Perhaps the best known example of repentance in the Old Testament also involves sackcloth and ashes. When the prophet Jonah finally obeyed God's command and preached in the great city of Nineveh, his preaching was amazingly effective. Word of his message was carried to the king of Nineveh. "When the news reached the king of Nineveh, he rose from his throne, laid aside his robe, covered himself with sackcloth, and sat in the ashes" (Jon 3:6).

In the book of Judith, we find acts of repentance that specify that the ashes were put on people's heads: "And all the Israelite men, women and children who lived in Jerusalem prostrated themselves in front of the temple building, with ashes strewn on their heads, displaying their sackcloth covering before the Lord" (Jdt 4:11; see also 4:15 and 9:1).

Just prior to the New Testament period, the rebels fighting for Jewish independence, the Maccabees, prepared for battle using ashes: "That day they fasted and wore sackcloth; they sprinkled ashes on their heads and tore their clothes" (1 Mc 3:47; see also 4:39).

In the New Testament, Jesus refers to the use of sackcloth and ashes as signs of repentance: "Woe to you, Chorazin! Woe to you, Bethsaida! For if the mighty deeds done in your midst had been done in Tyre and Sidon, they would long ago have repented in sackcloth and ashes" (Mt 11:21, Lk 10:13).

Ashes in the History of the Church

Despite all these references in Scripture, the use of ashes in the Church left only a few records in the first millennium of Church history. Thomas Talley, an expert on the history of the liturgical year, says that the first clearly datable liturgy for Ash Wednesday that provides for sprinkling ashes is in the Romano-Germanic pontifical of 960. Before that time, ashes had been used as a sign of admission to the Order of Penitents. As early as the sixth century, the Spanish Mozarabic rite calls for signing the forehead with ashes when admitting a gravely ill person to the Order of Penitents. At the beginning of the 11th century, Abbot Aelfric notes that it was customary for all the faithful to take part in a ceremony on the Wednesday before Lent that included the imposition of ashes. Near the end of that century, Pope Urban II called for the general use of ashes on that day. Only later did this day come to be called Ash Wednesday.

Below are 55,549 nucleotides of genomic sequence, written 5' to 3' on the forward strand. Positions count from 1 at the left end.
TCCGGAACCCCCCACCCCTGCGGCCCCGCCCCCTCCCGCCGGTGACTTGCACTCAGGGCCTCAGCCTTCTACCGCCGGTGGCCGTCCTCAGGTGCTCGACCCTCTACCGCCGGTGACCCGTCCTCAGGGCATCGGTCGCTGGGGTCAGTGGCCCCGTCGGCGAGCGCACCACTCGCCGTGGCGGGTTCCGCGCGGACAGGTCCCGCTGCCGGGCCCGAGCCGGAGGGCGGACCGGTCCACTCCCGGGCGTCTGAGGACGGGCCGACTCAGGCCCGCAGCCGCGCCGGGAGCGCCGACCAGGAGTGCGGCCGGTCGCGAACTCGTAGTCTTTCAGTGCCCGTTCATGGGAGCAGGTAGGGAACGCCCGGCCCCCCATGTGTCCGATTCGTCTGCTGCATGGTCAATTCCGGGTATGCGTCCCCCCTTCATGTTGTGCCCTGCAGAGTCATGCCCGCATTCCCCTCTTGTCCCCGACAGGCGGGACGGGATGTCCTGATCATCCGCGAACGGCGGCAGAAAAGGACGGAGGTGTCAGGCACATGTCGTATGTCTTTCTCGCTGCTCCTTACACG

At first, clerics and men had ashes sprinkled on their heads, while women had the sign of the cross made with ashes on their foreheads. Eventually, of course, the ritual used with women came to be used for men as well.

In the 12th century the rule developed that the ashes were to be created by burning palm branches from the previous Palm Sunday. Many parishes today invite parishioners to bring such palms to church before Lent begins and have a ritual burning of the palms after Mass.

Monday, February 11, 2013

Feast of Our Lady of Lourdes


From Wikipedia:

On 11 February 1858, Bernadette Soubirous went with her sisters Toinette and Jeanne Abadie to collect some firewood and bones in order to buy some bread. After taking off her shoes and stockings to wade through the water near the Grotto of Massabielle, she said she heard the sound of two gusts of wind (coups de vent) but the trees and bushes nearby did not move. A wild rose in a natural niche in the grotto, however, did move. From the niche, or rather the dark alcove behind it, "came a dazzling light, and a white figure." She was dressed all in white, apart from the blue belt fastened around her waist and the golden yellow roses, one on each foot, the colour of her rosary. Bernadette tried to keep this a secret, but Toinette told her mother. After parental cross-examination, she and her sister received corporal punishment for their story.

St. Bernadette

Three days later, Bernadette returned to the Grotto. She had brought holy water as a test that the apparition was not of evil provenance, and demanded that if she were from God, she must stay, but if she were evil, she must go away; however, she said the vision only inclined her head gratefully when the water was cast and she made her demands.